Even the earliest airplanes did not apply Bernoulli principle. The wings were flat, and it worked. An honest engineer admitted that 'take off' is a mystery. Is there alternatives for Bernoulli principle? To me Universal Acceleration under Flat Earth model is the one and only convincing concept to explain flying phenomena. It fits reality and experiment. Throw a flat, circular objects horizontally, the more speed the more altitude. The ascending air hit the underneath parth of the object.
I'm not sure that I completely understand what you're asking, but I'll try to answer your question as you've written it, and we can go from there.
What makes an airplane fly?
That question has been answered pretty thoroughly here: How do wings generate lift?
Is Bernoulli's principle still reliable?
Yes, it's a law of physics that explains experimental results very well.
Are there alternatives to Bernoulli's principle?
It depends on what you mean by "alternatives."
Are there alternative explanations that can be used in addition to Bernoulli's principle? Yes, those are explained at "How do wings generate lift?"
Are there any alternative laws which might be true instead of Bernoulli's principle? No, experimental results show that Bernoulli's principle is the correct description of what it describes.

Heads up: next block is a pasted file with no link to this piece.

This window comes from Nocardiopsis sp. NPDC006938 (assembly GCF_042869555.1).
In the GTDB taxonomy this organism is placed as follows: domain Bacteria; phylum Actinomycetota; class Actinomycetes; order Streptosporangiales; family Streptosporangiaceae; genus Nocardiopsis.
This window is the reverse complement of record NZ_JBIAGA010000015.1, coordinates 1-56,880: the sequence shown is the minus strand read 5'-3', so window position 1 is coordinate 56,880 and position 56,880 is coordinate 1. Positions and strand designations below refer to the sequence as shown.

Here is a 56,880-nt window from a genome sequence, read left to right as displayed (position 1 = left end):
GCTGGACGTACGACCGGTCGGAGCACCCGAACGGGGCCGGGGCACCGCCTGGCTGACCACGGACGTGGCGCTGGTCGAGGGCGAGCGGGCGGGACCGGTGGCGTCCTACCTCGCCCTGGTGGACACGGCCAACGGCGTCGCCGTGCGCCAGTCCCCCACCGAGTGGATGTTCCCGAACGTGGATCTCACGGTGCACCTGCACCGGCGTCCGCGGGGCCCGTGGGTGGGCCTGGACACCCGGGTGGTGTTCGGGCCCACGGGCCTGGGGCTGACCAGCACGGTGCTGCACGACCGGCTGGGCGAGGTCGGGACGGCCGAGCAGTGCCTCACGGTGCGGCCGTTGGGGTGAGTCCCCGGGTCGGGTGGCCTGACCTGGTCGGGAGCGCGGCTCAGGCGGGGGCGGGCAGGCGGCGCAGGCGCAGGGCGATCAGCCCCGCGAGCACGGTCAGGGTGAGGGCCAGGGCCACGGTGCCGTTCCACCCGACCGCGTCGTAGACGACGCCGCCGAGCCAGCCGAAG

Finally, you didn't ask a question about this, but I'll respond anyway:
To me Universal Acceleration under Flat Earth model is the one and only convincing concept to explain flying phenomena.
For posterity, "universal acceleration" is the hypothesis that there is no gravity; instead, the ground is accelerating upwards at $1\ g$.
For people on the ground and for aircraft, universal acceleration and gravity make almost exactly the same predictions, so it can be difficult to tell which hypothesis is correct. Whether you're on the ground or aboard an aircraft, it's essentially impossible to perform an experiment which would give different results depending on which of the two hypotheses is true.
In particular, standing on the ground and throwing a Frisbee won't tell you anything about whether the apparent force of gravity is caused by gravitation or by universal acceleration.